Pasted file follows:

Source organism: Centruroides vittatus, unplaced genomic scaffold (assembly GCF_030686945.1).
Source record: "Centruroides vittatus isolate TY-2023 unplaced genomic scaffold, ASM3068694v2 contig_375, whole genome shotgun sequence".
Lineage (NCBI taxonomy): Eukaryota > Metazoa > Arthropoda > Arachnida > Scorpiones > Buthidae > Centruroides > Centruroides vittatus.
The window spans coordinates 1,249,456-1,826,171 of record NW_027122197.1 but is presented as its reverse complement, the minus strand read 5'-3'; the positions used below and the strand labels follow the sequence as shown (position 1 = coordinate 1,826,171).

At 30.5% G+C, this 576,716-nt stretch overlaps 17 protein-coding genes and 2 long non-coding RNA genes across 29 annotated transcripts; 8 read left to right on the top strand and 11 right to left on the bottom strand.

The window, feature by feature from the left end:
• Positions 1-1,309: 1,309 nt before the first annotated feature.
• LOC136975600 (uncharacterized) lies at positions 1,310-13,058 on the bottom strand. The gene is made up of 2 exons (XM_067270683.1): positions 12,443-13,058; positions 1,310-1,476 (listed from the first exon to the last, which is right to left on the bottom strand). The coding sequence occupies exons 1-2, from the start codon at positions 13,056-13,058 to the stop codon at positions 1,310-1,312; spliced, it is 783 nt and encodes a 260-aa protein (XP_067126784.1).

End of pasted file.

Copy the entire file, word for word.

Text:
Source organism: Centruroides vittatus, unplaced genomic scaffold (assembly GCF_030686945.1).
Source record: "Centruroides vittatus isolate TY-2023 unplaced genomic scaffold, ASM3068694v2 contig_375, whole genome shotgun sequence".
Lineage (NCBI taxonomy): Eukaryota > Metazoa > Arthropoda > Arachnida > Scorpiones > Buthidae > Centruroides > Centruroides vittatus.
The window spans coordinates 1,249,456-1,826,171 of record NW_027122197.1 but is presented as its reverse complement, the minus strand read 5'-3'; the positions used below and the strand labels follow the sequence as shown (position 1 = coordinate 1,826,171).

At 30.5% G+C, this 576,716-nt stretch overlaps 17 protein-coding genes and 2 long non-coding RNA genes across 29 annotated transcripts; 8 read left to right on the top strand and 11 right to left on the bottom strand.

The window, feature by feature from the left end:
• Positions 1-1,309: 1,309 nt before the first annotated feature.
• LOC136975600 (uncharacterized) lies at positions 1,310-13,058 on the bottom strand. The gene is made up of 2 exons (XM_067270683.1): positions 12,443-13,058; positions 1,310-1,476 (listed from the first exon to the last, which is right to left on the bottom strand). The coding sequence occupies exons 1-2, from the start codon at positions 13,056-13,058 to the stop codon at positions 1,310-1,312; spliced, it is 783 nt and encodes a 260-aa protein (XP_067126784.1).